He is a former life insurance company actuary, who usually wears a well-pressed sports jacket, like today. Kenny and Steven favor wash and wear pants but with a dress shirt from when they worked; while Bob normally just switches between several blue, worn, multi-pocket work shirts and jeans.
“You all said you’re interested in the grant proposal I emailed you,” Myron continues. He looks at the other three men and then rests his coffee cup on the table. “Because of me, you three have life insurance policies and have kept this protection with my old company. The papers I sent you are from its program inviting policyholders to apply for grants for projects to help the retired become healthier. You know my idea: we apply for funds to do a film to show the retired how to stay vital. Because vitality produces health. Bob has always lectured us about the power of movies to affect people. And the film, just by making it, will show our own personal vitality.”
Myron pauses. “The grants are for ten thousand dollars per policyholder. I’m not eligible but I could have influence if you three put in a proposal. Let’s apply.”
“But I told you on the phone,” says Bob. “I’m possibly interested—but thirty thousand dollars is about enough money to shoot a high school talent show rehearsal. I directed a lot of commercials when I was in advertising. With so little money, we’ll make a film that no one will look at; or if they do, will reinforce their bias that the retired can’t produce anything important and should just go away.”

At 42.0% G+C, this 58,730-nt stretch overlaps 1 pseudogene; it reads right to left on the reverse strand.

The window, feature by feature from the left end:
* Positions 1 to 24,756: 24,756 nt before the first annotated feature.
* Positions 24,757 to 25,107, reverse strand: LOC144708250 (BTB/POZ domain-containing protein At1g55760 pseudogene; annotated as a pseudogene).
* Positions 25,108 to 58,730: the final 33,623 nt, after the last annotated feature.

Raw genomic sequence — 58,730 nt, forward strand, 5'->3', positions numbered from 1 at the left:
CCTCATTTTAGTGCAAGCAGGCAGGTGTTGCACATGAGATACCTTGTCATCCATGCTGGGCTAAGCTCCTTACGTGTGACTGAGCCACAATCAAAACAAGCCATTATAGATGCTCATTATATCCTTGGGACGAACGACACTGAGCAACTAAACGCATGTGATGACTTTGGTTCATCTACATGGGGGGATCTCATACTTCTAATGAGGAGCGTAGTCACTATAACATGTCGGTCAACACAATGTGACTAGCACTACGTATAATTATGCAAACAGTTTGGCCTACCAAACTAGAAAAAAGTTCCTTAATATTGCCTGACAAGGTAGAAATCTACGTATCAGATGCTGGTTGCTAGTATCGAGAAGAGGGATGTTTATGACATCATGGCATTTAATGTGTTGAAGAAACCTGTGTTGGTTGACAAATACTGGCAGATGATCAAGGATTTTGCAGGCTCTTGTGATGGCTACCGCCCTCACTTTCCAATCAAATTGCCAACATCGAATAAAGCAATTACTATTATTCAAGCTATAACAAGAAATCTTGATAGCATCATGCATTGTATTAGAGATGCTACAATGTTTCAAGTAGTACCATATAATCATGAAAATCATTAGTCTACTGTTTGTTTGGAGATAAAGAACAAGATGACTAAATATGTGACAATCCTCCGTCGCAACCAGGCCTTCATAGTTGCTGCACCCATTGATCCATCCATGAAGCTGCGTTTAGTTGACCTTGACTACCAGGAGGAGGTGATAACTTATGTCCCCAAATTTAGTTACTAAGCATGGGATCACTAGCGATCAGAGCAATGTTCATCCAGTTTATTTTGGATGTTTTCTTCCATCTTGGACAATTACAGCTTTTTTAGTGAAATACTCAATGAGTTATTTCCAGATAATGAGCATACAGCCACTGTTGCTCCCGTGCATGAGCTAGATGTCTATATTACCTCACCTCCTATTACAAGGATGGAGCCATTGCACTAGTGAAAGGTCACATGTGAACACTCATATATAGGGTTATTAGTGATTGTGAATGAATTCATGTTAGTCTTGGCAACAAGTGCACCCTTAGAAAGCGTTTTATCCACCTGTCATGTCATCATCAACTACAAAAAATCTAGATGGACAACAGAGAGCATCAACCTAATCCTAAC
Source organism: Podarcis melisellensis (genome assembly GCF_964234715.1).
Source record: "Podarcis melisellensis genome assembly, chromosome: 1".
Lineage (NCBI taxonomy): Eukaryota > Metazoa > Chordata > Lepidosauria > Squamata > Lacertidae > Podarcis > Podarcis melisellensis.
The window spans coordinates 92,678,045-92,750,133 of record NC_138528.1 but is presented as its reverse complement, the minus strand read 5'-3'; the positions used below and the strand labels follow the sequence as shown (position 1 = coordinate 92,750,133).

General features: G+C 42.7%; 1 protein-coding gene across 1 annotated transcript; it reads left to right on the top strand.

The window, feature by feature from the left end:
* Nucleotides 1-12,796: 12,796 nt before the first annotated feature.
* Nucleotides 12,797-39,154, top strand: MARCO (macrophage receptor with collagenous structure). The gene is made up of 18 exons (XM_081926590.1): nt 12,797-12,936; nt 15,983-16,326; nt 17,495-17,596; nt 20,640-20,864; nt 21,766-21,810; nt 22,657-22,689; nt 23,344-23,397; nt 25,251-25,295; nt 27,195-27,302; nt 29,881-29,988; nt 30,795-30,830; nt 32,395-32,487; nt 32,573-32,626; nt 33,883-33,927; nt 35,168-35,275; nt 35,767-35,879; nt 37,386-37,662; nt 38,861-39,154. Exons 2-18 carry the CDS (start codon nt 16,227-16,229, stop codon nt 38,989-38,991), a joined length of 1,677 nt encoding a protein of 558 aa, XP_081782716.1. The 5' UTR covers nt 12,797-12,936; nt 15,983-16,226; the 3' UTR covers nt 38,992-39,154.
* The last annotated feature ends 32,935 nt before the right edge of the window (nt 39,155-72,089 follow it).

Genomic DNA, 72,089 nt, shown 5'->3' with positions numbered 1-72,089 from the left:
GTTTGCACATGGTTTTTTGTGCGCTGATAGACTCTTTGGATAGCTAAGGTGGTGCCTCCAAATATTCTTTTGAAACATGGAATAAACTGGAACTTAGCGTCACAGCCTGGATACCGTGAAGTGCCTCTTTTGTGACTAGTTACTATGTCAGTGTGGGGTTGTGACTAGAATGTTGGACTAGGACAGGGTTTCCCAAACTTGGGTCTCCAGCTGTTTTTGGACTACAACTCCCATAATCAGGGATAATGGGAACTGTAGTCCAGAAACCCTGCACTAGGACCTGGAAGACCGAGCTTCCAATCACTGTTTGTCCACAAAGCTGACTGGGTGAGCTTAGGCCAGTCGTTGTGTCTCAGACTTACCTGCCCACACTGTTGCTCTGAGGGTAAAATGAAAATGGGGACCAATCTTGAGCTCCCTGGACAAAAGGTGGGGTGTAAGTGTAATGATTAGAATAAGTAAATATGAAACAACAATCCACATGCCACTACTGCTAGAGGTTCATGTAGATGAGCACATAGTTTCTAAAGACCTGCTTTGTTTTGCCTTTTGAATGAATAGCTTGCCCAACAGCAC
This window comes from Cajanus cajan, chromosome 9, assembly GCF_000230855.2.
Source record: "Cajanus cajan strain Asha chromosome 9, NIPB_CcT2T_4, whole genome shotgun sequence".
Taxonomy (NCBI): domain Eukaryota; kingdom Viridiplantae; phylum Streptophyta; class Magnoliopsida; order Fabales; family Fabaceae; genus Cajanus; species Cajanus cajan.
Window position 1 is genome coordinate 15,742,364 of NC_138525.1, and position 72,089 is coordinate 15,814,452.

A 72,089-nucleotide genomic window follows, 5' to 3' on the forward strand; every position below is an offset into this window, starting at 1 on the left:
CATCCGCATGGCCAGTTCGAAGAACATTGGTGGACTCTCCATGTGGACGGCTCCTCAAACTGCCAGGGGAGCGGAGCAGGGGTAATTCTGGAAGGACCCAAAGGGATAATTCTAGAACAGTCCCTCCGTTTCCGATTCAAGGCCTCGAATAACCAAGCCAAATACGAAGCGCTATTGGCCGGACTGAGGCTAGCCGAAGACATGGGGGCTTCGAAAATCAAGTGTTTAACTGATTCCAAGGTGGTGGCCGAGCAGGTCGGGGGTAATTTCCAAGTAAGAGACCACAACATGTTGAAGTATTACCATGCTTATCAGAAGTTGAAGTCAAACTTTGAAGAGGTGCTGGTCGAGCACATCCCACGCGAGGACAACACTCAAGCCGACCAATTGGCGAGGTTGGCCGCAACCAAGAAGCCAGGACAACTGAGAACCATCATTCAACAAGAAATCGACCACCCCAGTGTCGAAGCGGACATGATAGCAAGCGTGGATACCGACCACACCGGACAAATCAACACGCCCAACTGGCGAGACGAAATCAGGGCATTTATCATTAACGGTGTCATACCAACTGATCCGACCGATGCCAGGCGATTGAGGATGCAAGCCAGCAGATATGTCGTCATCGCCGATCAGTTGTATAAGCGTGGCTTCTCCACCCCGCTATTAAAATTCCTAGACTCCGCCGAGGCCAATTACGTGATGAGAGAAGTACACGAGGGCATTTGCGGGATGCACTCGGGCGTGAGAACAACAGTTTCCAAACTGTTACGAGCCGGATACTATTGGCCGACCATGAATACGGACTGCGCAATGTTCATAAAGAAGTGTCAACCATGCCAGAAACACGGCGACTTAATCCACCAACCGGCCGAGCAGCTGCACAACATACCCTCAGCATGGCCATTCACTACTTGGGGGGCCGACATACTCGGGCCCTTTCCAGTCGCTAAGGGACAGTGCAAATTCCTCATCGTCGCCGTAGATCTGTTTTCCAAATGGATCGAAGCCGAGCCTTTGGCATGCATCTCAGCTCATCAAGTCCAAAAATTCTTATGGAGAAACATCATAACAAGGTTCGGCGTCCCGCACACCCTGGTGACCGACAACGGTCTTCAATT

“I’m not creative, I’m an actuary, a number’s person,” argues Myron. “But Bob, give this idea a chance. There are like forty million people over sixty-five. Many are widows and widowers wanting to date again. We’d have a huge audience. Many have to be nervous about how to meet someone new, how to discuss the health and financial problems they may have now.”
Myron pauses, looking at a few notes he’s scribbled on his napkin as he’s been talking. “I can see a film that encourages and guides seniors on going out and finding a relationship. A film that shows them—and everyone—that seniors can come together and change themselves. We’ll portray how by connecting to others the stress that seniors living alone have would decrease and their health improve. I think we can win a grant to do this film. Bob, you’d be our director, and the film wouldn’t have to be slick—just honest. I already have a name: The Retired Person’s Dating Film.”
“I like it,” Kenny says. “In the film, we could act out issues that the retired who live alone have in making relationships.”
“Mr. Former Amateur Actor, if we do an animated film,” says Bob, “would you still favor this under-funded movie project—?”
“Bob, Kenny’s not talking about promoting himself,” interrupts Steven. “Do directors and actors always have to argue?”.
A former social worker, Steven usually protects a friend being criticized, which the others recognize as Steven’s way of showing himself that his social work knowledge is still needed—
And Bob now offers a forgive-me smile to Kenny, and Kenny replies with his own smile to Bob.
“Since the film will be dealing with establishing relationships,” Myron continues, “that also includes advising the lonely retired about the right way to return to sex. How quickly and what’s expected with a new partner? Discussing sex never hurts the sales of any film. Bob, this video could be big and again, we need you to direct it.”
“I understand the actuary in you already counting a few dollars from making the film,” says Bob. “That’s numbers. But sex and the actuary?” Bob turns to look at Steven.
“Maybe I finally want to see myself as more than an actuary,” says Myron. “Crazy?”
Myron waits. “Me, the short, uninteresting, retired actuary. I’ve overheard too many people say that.”
Kenny laughs. “If we don’t do the film soon, we’ll become too old to remember whatever lines we write for ourselves in the script. And Myron, you’ll remain a small size.”
“But I think we have a chance to do an honest, needed film,” adds Steven. “Especially honest.”
He now looks at Bob, who shrugs.